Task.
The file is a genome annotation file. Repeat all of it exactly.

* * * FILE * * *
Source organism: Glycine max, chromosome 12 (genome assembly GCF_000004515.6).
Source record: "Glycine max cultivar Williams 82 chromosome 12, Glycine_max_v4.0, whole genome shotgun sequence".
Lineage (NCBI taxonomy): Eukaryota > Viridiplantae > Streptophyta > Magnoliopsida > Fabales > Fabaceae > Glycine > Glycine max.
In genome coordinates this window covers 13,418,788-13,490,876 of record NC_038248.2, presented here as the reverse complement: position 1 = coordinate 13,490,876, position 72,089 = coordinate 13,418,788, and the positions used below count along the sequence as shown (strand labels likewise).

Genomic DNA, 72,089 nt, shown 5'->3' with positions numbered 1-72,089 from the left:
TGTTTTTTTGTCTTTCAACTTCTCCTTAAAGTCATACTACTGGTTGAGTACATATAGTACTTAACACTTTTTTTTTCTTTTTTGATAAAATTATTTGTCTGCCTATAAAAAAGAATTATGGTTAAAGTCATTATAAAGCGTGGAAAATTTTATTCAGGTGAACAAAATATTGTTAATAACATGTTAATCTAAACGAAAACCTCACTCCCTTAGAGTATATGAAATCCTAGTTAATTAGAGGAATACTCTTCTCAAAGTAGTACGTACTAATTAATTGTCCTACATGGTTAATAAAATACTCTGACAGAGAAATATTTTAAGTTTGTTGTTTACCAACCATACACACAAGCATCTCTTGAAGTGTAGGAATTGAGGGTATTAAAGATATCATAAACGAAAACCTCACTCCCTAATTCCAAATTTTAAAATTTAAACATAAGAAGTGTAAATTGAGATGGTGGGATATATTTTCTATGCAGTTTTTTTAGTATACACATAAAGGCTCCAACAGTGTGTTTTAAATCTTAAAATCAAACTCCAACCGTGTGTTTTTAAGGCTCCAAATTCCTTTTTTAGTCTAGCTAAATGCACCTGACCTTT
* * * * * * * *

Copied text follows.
Source organism: Glycine max, chromosome 12 (genome assembly GCF_000004515.6).
Source record: "Glycine max cultivar Williams 82 chromosome 12, Glycine_max_v4.0, whole genome shotgun sequence".
Lineage (NCBI taxonomy): Eukaryota > Viridiplantae > Streptophyta > Magnoliopsida > Fabales > Fabaceae > Glycine > Glycine max.
In genome coordinates this window covers 13,418,788-13,490,876 of record NC_038248.2, presented here as the reverse complement: position 1 = coordinate 13,490,876, position 72,089 = coordinate 13,418,788, and the positions used below count along the sequence as shown (strand labels likewise).

Genomic DNA, 72,089 nt, shown 5'->3' with positions numbered 1-72,089 from the left:
TGTTTTTTTGTCTTTCAACTTCTCCTTAAAGTCATACTACTGGTTGAGTACATATAGTACTTAACACTTTTTTTTTCTTTTTTGATAAAATTATTTGTCTGCCTATAAAAAAGAATTATGGTTAAAGTCATTATAAAGCGTGGAAAATTTTATTCAGGTGAACAAAATATTGTTAATAACATGTTAATCTAAACGAAAACCTCACTCCCTTAGAGTATATGAAATCCTAGTTAATTAGAGGAATACTCTTCTCAAAGTAGTACGTACTAATTAATTGTCCTACATGGTTAATAAAATACTCTGACAGAGAAATATTTTAAGTTTGTTGTTTACCAACCATACACACAAGCATCTCTTGAAGTGTAGGAATTGAGGGTATTAAAGATATCATAAACGAAAACCTCACTCCCTAATTCCAAATTTTAAAATTTAAACATAAGAAGTGTAAATTGAGATGGTGGGATATATTTTCTATGCAGTTTTTTTAGTATACACATAAAGGCTCCAACAGTGTGTTTTAAATCTTAAAATCAAACTCCAACCGTGTGTTTTTAAGGCTCCAAATTCCTTTTTTAGTCTAGCTAAATGCACCTGACCTTT